Securities Commission conditionally approves Luno as recognised market operator

It’s a long time coming, but Malaysian crypto exchange Luno Malaysia Sdn Bhd (“Luno”) is a step closer to becoming a Market Operator. In a blog post, Luno revealed that the Securities Commission (SC) of Malaysia has approved the company’s application as a Recognised Market Operator (Digital Asset Exchange).

Some believe that cryptocurrency, based on blockchain technology, is the future of money. The dramatic rise (and fall) of cryptocurrencies like Bitcoin and Ethereum have made and industry players both excited and wary. We’ve also seen the rise of crypto exchanges or asset exchanges that allow investors to buy, sell and store cryptocurrencies.

Countries around the world have taken steps to regulate cryptocurrencies and crypto exchanges, and Malaysian authorities are doing the same.

Luno is one of three crypto exchanges to receive conditional approval from the SC joining SINEGY Technologies (M) Sdn Bhd, and Tokenize Technology (M) Sdn Bhd. These three operators are given up to nine months to fully comply with all regulatory requirements prior to receiving a full license.

Crypto exchanges that are not approved by the SC are required to cease all activities immediately and return all monies and assets collected from investors. This includes the other 19 exchanges who previously applied for licensing from the regulator.

In January, the SC announced that the of digital assets and associated activities will require its authorisation and need to comply with relevant securities’ laws, beginning 15 January 2019–the date when the Capital Markets and Services (Prescription of Securities) (Digital Currency and Digital Token) Order 2019 came into force.

SC’s guidelines states that companies dealing with digital assets will need to put in place anti-money laundering and counter-terrorism financing (AML/CFT) rules, cybersecurity and business continuity measures.

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The guidelines will among others, establish criteria for determining fit and properness of issuers and exchange operators, disclosure standards and best practices in price discovery, trading rules and client asset protection,” the SC said.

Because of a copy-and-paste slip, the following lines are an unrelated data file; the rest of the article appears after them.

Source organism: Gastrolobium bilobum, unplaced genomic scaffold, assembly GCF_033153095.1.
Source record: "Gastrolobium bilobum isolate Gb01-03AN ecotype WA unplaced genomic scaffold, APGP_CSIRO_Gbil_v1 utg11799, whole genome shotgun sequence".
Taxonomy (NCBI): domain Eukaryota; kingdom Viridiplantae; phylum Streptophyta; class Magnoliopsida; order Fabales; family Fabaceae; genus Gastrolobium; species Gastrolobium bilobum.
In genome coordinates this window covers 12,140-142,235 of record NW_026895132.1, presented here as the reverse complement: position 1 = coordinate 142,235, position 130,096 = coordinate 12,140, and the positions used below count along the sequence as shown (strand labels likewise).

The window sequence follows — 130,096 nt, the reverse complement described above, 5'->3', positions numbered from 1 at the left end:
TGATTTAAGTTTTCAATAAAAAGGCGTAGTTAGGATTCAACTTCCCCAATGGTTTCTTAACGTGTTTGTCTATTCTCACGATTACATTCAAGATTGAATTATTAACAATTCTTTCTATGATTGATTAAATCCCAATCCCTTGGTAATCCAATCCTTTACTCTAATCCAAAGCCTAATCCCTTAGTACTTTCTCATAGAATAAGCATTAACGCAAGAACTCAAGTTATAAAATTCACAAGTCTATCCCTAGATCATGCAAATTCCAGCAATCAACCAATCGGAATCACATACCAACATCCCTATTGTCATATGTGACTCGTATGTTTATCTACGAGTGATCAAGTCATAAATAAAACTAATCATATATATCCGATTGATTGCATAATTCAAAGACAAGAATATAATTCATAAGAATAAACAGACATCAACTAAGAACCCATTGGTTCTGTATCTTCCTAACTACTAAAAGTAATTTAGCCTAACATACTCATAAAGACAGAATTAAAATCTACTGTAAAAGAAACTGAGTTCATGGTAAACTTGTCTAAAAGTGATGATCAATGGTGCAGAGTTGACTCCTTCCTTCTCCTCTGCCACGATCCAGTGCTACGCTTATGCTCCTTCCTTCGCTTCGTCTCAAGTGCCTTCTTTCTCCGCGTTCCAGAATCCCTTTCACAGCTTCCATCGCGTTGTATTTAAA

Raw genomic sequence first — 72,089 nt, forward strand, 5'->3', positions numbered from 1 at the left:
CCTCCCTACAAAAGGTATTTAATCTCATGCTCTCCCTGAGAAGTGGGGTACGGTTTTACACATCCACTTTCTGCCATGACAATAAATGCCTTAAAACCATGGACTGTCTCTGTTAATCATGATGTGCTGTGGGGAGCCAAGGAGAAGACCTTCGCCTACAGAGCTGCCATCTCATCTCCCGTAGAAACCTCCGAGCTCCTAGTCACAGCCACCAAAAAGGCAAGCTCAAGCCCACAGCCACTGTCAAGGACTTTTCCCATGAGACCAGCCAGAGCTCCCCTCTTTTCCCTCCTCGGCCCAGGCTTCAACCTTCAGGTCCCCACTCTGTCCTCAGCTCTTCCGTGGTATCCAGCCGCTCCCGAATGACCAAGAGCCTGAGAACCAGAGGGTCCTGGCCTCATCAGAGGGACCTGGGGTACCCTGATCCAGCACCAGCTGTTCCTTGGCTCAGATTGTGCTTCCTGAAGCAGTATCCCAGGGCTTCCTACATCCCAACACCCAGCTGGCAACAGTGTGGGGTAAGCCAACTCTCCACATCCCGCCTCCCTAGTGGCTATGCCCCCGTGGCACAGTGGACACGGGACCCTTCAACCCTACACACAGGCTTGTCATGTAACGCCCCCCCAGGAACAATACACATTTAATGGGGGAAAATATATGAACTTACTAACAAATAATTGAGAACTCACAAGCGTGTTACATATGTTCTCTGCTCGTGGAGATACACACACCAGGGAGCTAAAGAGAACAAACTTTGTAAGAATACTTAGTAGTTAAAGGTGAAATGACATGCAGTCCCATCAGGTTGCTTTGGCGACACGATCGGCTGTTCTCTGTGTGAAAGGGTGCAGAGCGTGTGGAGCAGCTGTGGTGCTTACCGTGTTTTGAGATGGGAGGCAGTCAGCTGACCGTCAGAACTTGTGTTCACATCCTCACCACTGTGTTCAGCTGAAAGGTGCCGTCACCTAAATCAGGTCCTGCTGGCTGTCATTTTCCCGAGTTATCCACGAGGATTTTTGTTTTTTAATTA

For Luno, which established Malaysian operations in 2015, quickly propelled itself to become the largest digital exchange in the country in just two years. Its journey there though, hasn’t been without drama and hiccups. The company has seen its bank account frozen on several occasions, resulting in investors unable to deposit or withdraw funds into and out of their Luno wallets.

David Low, Luno’s General Manager of Southeast Asia said, “We’re committed to working with financial authorities, so it is very important to us that we’re now going to be regulated by the SC. We look forward to relaunching Luno so we’re available to all once again.

Given that cryptocurrency is a nascent and mostly unregulated industry, it is vital for crypto exchanges like Luno to work closely with authorities like the Securities Commission, Internal Revenue Board (IRB) and Bank Negara (BNM) to help them understand the industry more broadly.

“We’ve been working closely with regulators and banks to complete the groundwork for the buying, selling and storing of cryptocurrencies and digital assets, which we believe are the future of money. Regulation will ultimately bring clarity and protection to consumers, and will ensure that all cryptocurrency have adequate standards in place to protect investors and their funds,” he continued in his blog post.

He said Luno will be implementing some “exciting new changes” that will enhance the company’s service offerings as it prepares to relaunch the service to Malaysians some time in the near future.

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